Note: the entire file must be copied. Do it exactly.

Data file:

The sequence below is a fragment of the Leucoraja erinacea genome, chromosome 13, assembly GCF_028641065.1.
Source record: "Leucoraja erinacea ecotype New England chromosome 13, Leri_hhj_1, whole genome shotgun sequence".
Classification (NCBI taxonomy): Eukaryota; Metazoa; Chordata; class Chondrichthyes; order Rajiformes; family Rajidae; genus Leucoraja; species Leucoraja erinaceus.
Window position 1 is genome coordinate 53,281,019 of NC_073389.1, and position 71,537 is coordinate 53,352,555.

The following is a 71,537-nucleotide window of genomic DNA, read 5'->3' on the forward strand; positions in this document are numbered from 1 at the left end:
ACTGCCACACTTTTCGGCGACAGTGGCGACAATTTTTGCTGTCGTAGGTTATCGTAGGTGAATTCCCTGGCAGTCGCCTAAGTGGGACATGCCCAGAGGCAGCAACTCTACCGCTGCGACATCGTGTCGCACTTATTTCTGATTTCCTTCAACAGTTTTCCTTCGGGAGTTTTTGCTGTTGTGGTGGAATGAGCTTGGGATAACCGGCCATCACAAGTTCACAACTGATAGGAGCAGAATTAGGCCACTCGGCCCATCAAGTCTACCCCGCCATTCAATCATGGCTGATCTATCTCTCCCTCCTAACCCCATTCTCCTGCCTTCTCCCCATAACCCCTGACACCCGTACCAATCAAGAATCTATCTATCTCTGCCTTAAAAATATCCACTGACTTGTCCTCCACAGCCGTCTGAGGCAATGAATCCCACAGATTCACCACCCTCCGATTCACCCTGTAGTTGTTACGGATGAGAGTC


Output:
The sequence below is a fragment of the Leucoraja erinacea genome, chromosome 13, assembly GCF_028641065.1.
Source record: "Leucoraja erinacea ecotype New England chromosome 13, Leri_hhj_1, whole genome shotgun sequence".
Classification (NCBI taxonomy): Eukaryota; Metazoa; Chordata; class Chondrichthyes; order Rajiformes; family Rajidae; genus Leucoraja; species Leucoraja erinaceus.
Window position 1 is genome coordinate 53,281,019 of NC_073389.1, and position 71,537 is coordinate 53,352,555.

The following is a 71,537-nucleotide window of genomic DNA, read 5'->3' on the forward strand; positions in this document are numbered from 1 at the left end:
ACTGCCACACTTTTCGGCGACAGTGGCGACAATTTTTGCTGTCGTAGGTTATCGTAGGTGAATTCCCTGGCAGTCGCCTAAGTGGGACATGCCCAGAGGCAGCAACTCTACCGCTGCGACATCGTGTCGCACTTATTTCTGATTTCCTTCAACAGTTTTCCTTCGGGAGTTTTTGCTGTTGTGGTGGAATGAGCTTGGGATAACCGGCCATCACAAGTTCACAACTGATAGGAGCAGAATTAGGCCACTCGGCCCATCAAGTCTACCCCGCCATTCAATCATGGCTGATCTATCTCTCCCTCCTAACCCCATTCTCCTGCCTTCTCCCCATAACCCCTGACACCCGTACCAATCAAGAATCTATCTATCTCTGCCTTAAAAATATCCACTGACTTGTCCTCCACAGCCGTCTGAGGCAATGAATCCCACAGATTCACCACCCTCCGATTCACCCTGTAGTTGTTACGGATGAGAGTC